Bernstein Medical - Center for Hair Restoration - Change in Semen from Medication
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Q: I have been finasteride for several years. My wife and I are currently trying to conceive our first child and it is unclear to me if it is safe to continue taking finasteride during this period. Unfortunately, I have not been able to get a clear position via the Internet. Most people commenting on it are on blogs and the response goes both ways — some say it’s ok, others say stop. While I know that it’s imperative that a pregnant woman not touch the medicine, can you please let me know if I can continue taking the medicine while trying to conceive? — M.K., Edgeworth, PA

A: It is OK for you to continue finasteride while your wife is trying to conceive. However, there is some data to suggest that it may slightly decrease fertility since, by shrinking the prostate (the prostate produces 25-30% of semen volume) it slightly changes the overall composition of semen. These effects appear to be temporary and finasteride has no direct effect on sperm. If you and your wife were to have difficulty conceiving, at that point is might be reasonable to temporarily discontinue the medication.

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On April 11, 2012, the U.S. Food and Drug Administration (FDA) announced changes to the professional labels for Propecia (finasteride 1 mg) and Proscar (finasteride 5 mg) to expand the list of sexual adverse events reported to FDA as some of these events have been reported to continue after the drug is no longer being used (note that erectile dysfunction after stopping use of these drugs was added as a known event in 2011). The new label changes include:

  • A revision to the Propecia label to include libido disorders, ejaculation disorders, and orgasm disorders that continued after discontinuation of the drug.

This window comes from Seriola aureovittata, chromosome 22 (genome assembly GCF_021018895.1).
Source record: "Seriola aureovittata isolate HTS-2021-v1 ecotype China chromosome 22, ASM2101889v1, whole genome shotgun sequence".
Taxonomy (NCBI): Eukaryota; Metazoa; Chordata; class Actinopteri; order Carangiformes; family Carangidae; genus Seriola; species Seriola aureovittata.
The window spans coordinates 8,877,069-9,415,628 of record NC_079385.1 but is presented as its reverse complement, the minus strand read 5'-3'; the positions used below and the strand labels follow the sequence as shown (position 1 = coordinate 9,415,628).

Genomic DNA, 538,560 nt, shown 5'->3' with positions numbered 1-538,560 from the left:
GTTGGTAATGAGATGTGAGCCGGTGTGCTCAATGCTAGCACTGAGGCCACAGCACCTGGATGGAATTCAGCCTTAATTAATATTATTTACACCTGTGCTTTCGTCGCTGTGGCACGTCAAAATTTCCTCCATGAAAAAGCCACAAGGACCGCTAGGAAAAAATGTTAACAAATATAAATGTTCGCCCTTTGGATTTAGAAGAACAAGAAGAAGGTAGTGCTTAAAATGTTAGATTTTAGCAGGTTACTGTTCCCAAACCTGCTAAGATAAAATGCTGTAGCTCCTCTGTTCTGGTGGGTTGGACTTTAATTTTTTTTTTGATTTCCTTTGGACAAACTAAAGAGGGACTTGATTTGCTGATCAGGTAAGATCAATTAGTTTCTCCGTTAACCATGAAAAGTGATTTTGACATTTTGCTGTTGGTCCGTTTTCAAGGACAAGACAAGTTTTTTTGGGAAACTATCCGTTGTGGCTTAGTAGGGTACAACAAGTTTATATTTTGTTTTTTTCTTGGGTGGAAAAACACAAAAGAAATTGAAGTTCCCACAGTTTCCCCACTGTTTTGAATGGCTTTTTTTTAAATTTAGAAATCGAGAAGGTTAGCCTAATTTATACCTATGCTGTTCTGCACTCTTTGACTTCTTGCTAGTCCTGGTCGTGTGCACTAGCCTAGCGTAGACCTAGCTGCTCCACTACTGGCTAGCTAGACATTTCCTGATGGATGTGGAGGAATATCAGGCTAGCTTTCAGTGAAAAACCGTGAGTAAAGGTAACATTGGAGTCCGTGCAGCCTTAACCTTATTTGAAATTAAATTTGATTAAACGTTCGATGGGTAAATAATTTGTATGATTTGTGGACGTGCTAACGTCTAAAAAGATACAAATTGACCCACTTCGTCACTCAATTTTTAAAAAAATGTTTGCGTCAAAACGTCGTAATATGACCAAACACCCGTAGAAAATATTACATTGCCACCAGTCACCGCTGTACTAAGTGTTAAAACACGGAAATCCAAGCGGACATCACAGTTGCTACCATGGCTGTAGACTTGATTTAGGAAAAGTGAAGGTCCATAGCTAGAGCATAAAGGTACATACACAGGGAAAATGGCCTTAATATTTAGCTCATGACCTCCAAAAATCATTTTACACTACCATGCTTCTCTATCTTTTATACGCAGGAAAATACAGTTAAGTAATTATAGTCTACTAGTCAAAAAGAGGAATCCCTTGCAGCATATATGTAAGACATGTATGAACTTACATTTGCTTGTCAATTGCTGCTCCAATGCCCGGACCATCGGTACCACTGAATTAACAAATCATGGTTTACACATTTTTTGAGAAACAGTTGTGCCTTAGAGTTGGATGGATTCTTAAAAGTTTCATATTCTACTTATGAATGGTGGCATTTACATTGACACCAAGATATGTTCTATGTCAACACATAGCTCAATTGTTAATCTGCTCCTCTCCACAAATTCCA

• A revision to the Proscar label to include decreased libido that continued after discontinuation of the drug.
  • A revision to both the Propecia and Proscar labels to include a description of reports of male infertility and/or poor semen quality that normalized or improved after drug discontinuation.

Despite the fact that clear causal links between finasteride (Propecia and Proscar) and sexual adverse events have NOT been established, the cases suggest a broader range of adverse effects than previously reported in patients taking these drugs.

Propecia

Only a small percentage of men using these drugs have experienced a sexual adverse event. During treatment with Propecia, 3.8% of men had reported one or more adverse sexual experiences as compared to 2.1% men who did not receive Propecia (received placebo). This represents a 1.7% difference.

For Propecia, the FDA’s Agency’s Adverse Events Reporting System (AERS) database between 1998 and 2011 found 59 cases of reported sexual dysfunction that lasted for at least three months following discontinuation of Propecia, and included erectile dysfunction, decreased libido, problems with ejaculation and orgasm disorders.

The FDA has not established a cause and effect relationship between finasteride and the sexual adverse events that continued after stopping drug use. The FDA believes that finasteride remains a safe and effective drug for its approved indications. Healthcare professionals and patients should consider this new label information when deciding the best treatment option.

For more information, read this PDF document: Questions and Answers: Finasteride Label Changes.

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Q: Although I was prescribed Propecia, I have not yet started to take it. I would like to take it now, but my wife wants me to wait until after we have our second baby so as to avoid having the drug in my system when we conceive. She’s concerned that if it’s so harmful to pregnant women, that having it in my sperm is an issue. — L.V., Bellmore, New York

A: There is no evidence that if you take the medication it will affect the fetus. However, your wife should not ingest the drug or handle broken pills during pregnancy.

Read more about Propecia and Side Effects.

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Q: I’ve now been taking finasteride for just over 5 months. I have noticed that my semen quality has changed just in the last 3 months, and it seems now much less in quantity and is quite watery and clear in color. I think the current problems are due to the finasteride, what do you think? — S.F., Rolling Hills, California

A: Finasteride, the active drug in Propecia, can change the quality of the semen, since it is decreasing the component of seminal fluid that is secreted by the prostate. You may want to consider having your sperm counts checked, as finasteride can lower this. If the symptoms are not bothering you, and your sperm counts are normal, it should be OK to continue the medication. If you were having difficulty conceiving, then I would stop the medication.

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